Luke 23:31
Parallel Verses
New American Standard Bible
"For if they do these things when the tree is green, what will happen when it is dry?"

King James Bible
For if they do these things in a green tree, what shall be done in the dry?

Darby Bible Translation
for if these things are done in the green tree, what shall take place in the dry?

World English Bible
For if they do these things in the green tree, what will be done in the dry?"

Young's Literal Translation
for, if in the green tree they do these things -- in the dry what may happen?'

Luke 23:31 Parallel
Commentary
Barnes' Notes on the Bible

For if they do these things in a green tree ... - This seems to be a proverbial expression. A "green" tree is not easily set on fire; a dry one is easily kindled and burns rapidly; and the meaning of the passage is - "If they, the Romans, do these things to me, who am innocent and blameless; if they punish me in this manner in the face of justice, what will they not do in relation to this guilty nation? What security have they that heavier judgments will not come upon them? What desolations and woes may not be expected when injustice and oppression have taken the place of justice, and have set up a rule over this wicked people?" Our Lord alludes, evidently, to the calamities that would come upon them by the Romans in the destruction of their city and temple. The passage may be applied, however, without impropriety, and with great beauty and force, to the punishment of the wicked in the future world.

Thus applied, it means that the sufferings of the Saviour, as compared with the sufferings of the guilty, were like the burning of a green tree as compared with the burning of one that is dry. A green tree is not adapted to burn; a dry one is. So the Saviour - innocent, pure, and holy - stood in relation to suffering. There were sufferings which an innocent being could not endure. There was remorse of conscience, the sense of guilt, punishment properly so called, and the eternity of woes. He had the consciousness of innocence, and he would not suffer forever. He had no passions to be enkindled that would rage and ruin the soul. The sinner is "adapted" to sufferings, like a dry tree to the fire. He is guilty, and will suffer all the horrors of remorse of conscience. He will be punished literally. He has raging and impetuous passions, and they will be enkindled in hell, and will rage forever and ever. The meaning is, that if the innocent Saviour suffered "so much," the sufferings of the sinner forever in hell must be more unspeakably dreadful. Yet who could endure the sufferings of the Redeemer on the cross for a single day? Who could bear them forever and ever, aggravated by all the horrors of a guilty conscience, and all the terrors of unrestrained anger, and hate, and fear, and wrath? "Why will the wicked die?"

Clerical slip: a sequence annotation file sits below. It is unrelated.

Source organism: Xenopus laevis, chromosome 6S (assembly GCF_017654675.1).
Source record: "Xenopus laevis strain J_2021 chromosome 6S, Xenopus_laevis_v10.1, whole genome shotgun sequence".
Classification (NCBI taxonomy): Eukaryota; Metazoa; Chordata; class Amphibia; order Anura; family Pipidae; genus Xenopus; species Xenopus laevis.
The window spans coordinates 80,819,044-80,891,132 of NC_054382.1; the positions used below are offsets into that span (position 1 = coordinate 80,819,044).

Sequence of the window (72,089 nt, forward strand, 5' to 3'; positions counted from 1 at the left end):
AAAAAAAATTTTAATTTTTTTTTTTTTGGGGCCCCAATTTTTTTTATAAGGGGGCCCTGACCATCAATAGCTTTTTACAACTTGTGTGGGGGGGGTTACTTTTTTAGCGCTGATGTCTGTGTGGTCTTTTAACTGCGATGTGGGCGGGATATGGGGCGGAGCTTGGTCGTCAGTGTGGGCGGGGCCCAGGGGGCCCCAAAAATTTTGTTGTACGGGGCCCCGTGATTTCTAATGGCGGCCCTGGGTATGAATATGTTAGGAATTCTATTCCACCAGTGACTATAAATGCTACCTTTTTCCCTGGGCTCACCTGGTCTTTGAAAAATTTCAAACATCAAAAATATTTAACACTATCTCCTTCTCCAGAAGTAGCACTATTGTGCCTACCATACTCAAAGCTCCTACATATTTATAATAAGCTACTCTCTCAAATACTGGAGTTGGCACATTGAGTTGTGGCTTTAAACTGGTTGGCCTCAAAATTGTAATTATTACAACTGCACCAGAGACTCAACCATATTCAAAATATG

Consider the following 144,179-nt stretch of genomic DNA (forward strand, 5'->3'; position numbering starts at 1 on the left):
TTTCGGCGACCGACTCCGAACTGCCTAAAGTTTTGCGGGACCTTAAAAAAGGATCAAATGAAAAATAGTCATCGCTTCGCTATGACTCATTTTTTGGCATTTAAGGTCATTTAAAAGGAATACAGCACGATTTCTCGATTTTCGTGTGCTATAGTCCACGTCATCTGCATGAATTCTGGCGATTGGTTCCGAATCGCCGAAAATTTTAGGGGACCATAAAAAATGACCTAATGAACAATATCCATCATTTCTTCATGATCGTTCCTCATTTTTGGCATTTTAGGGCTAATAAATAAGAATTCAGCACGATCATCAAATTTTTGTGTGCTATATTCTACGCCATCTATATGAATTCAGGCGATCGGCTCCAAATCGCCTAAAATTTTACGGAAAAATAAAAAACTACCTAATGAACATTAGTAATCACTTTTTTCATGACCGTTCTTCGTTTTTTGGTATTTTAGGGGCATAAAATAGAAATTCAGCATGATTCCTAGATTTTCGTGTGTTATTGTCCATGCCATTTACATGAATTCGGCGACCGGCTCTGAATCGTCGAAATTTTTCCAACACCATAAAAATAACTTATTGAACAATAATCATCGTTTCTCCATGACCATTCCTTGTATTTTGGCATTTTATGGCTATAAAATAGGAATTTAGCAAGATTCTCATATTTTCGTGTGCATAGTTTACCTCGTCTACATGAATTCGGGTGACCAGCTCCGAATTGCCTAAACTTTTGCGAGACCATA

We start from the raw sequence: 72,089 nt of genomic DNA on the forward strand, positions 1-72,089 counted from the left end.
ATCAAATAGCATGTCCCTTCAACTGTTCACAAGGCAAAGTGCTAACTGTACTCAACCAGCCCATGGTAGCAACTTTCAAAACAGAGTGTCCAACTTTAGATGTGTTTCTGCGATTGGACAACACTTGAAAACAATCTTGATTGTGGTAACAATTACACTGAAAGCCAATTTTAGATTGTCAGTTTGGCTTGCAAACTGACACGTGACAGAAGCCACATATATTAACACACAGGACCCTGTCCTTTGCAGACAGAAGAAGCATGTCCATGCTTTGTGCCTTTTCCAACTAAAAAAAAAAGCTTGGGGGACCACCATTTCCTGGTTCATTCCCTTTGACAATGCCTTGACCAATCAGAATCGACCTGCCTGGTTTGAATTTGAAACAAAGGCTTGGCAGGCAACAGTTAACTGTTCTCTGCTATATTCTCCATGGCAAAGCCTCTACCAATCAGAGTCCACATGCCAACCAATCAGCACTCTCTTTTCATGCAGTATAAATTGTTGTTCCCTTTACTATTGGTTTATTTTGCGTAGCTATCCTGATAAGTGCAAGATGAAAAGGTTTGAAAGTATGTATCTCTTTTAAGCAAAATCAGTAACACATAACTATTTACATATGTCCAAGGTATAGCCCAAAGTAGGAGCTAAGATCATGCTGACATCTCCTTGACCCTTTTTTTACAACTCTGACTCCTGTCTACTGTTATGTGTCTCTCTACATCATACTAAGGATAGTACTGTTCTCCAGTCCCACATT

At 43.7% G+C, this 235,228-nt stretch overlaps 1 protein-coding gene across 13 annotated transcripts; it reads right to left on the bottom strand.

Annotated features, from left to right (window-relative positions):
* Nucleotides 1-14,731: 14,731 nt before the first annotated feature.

Luke 23:31 Parallel Commentaries

Library
'The Rulers Take Counsel Together'
'And the whole multitude of them arose, and led Him unto Pilate. 2. And they began to accuse Him, saying, We found this fellow perverting the nation, and forbidding to give tribute to Caesar, saying that He Himself is Christ a King. 3. And Pilate asked Him, saying, Art thou the King of the Jews? And He answered him and said, Thou sayest it. 4. Then said Pilate to the chief priests and to the people, I find no fault in this man. 5. And they were the more fierce, saying, He stirreth up the people teaching
Alexander Maclaren—Expositions Of Holy Scripture

The First Word
"Father, forgive them; for they know not what they do." ST. LUKE XXIII. 34. 1. Here we are watching the behaviour of the Son of God, the Ideal and Ground of Divine Sonship in humanity. Is this supreme example of forgiveness an example to us? Is it not something unnatural to humanity as we know it? We must recall, from a former address, the distinction which we then drew between the animal in us, with its self-assertive instincts, and the Divine in us, that which constitutes us not animal merely,
J. H. Beibitz—Gloria Crucis

Bourdaloue -- the Passion of Christ
Louis Bourdaloue was born at Bourges, in 1632. At the age of sixteen he entered the order of the Jesuits and was thoroughly educated in the scholarship, philosophy and theology of the day. He devoted himself entirely to the work of preaching, and was ten times called upon to address Louis XIV and his court from the pulpit as Bossuet's successor. This was an unprecedented record and yet Bourdaloue could adapt his style to any audience, and "mechanics left their shops, merchants their business, and
Various—The World's Great Sermons, Vol. 2

The Hands of the Father.
"Father, into thy hand I commend my spirit."--St Luke xxiii. 46. Neither St Matthew nor St Mark tells us of any words uttered by our Lord after the Eloi. They both, along with St Luke, tell us of a cry with a loud voice, and the giving up of the ghost; between which cry and the giving up, St Luke records the words, "Father, into thy hands I commend my spirit." St Luke says nothing of the Eloi prayer of desolation. St John records neither the Eloi, nor the Father into thy hands, nor the loud
George MacDonald—Unspoken Sermons

Cross References
Luke 23:30
"Then they will begin TO SAY TO THE MOUNTAINS, 'FALL ON US,' AND TO THE HILLS, 'COVER US.'

Luke 23:32
Two others also, who were criminals, were being led away to be put to death with Him.

1 Peter 4:18
AND IF IT IS WITH DIFFICULTY THAT THE RIGHTEOUS IS SAVED, WHAT WILL BECOME OF THE GODLESS MAN AND THE SINNER?

Jump to Previous
Case Dry Green Tree Wood
Jump to Next
Case Dry Green Tree Wood
Links
Luke 23:31 NIV
Luke 23:31 NLT
Luke 23:31 ESV
Luke 23:31 NASB
Luke 23:31 KJV

Luke 23:31 Bible Apps
Luke 23:31 Biblia Paralela
Luke 23:31 Chinese Bible
Luke 23:31 French Bible
Luke 23:31 German Bible

Luke 23:31 Commentaries

Bible Hub
Luke 23:30
Top of Page
Top of Page